Trop Med Int Health ; 26(4): 478-491, 2021 04.
Article in English | MEDLINE | ID: covidwho-977522

ABSTRACT

OBJECTIVES: This study aimed to examine the association between six air pollutants and COVID-19 infection in two main clusters, which accounted for 83% of total confirmed cases in Korea. METHODS: We collected the data on daily confirmed cases between February 24, 2020 and September 12, 2020. Data on six air pollutants (PM2.5 , PM10 , O3 , NO2 , CO and SO2 ) and four meteorological factors (temperature, wind speed, humidity and air pressure) were obtained on seven days prior to the research period. The generalised additive model and the distributed lag nonlinear model were applied to generate the relative risks (RRs) and 95% confidence intervals (CIs) for the associations. Pooled estimates for clusters were obtained by applying a random-effects model. RESULTS: We found that NO2 concentration was positively associated with daily confirmed cases in both Seoul-Gyeonggi and Daegu-Gyeongbuk clusters, with RRs (95% CIs) of 1.22 (1.03-1.44) and 1.66 (1.25-2.19), respectively. However, SO2 concentration was observed to be associated with daily confirmed cases in the Seoul-Gyeonggi cluster only (RR = 1.30, 95% CI = 1.10-1.54), whereas PM2.5 and CO concentrations were observed to be associated with daily confirmed cases in the Daegu-Gyeongbuk cluster only (RR = 1.14, 95% CI = 1.02-1.27 and RR = 1.30, 95% CI = 1.15-1.48, respectively). CONCLUSIONS: Our data found that NO2 concentration was positively associated with daily confirmed cases in both clusters, whereas the effect of PM2.5 , CO and SO2 on COVID-19 infection in two clusters was different.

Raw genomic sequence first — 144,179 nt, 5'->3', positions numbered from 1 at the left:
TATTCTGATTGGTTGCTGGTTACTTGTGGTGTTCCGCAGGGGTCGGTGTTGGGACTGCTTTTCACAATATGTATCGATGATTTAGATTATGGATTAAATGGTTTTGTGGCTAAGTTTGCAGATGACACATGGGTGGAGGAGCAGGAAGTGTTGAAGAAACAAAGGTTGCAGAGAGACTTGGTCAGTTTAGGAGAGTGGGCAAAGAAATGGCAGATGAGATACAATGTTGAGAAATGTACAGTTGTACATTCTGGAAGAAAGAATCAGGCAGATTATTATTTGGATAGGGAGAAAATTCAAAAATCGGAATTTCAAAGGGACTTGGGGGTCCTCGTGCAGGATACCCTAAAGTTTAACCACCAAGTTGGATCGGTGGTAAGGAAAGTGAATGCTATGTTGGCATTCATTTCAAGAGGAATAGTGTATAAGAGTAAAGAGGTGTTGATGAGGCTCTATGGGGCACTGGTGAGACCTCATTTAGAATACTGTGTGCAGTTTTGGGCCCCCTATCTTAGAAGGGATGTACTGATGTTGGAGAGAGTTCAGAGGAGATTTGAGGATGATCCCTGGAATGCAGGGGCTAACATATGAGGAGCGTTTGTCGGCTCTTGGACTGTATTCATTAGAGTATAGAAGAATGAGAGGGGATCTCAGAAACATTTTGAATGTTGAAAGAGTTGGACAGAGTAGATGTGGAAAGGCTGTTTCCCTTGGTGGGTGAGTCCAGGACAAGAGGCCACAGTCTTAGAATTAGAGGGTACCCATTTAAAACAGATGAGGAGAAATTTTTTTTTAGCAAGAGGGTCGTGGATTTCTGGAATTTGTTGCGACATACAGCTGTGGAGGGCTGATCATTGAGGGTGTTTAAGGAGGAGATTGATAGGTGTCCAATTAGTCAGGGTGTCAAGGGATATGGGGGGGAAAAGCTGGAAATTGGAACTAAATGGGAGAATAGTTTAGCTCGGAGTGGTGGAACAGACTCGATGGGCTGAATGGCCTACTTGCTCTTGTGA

Subject(s)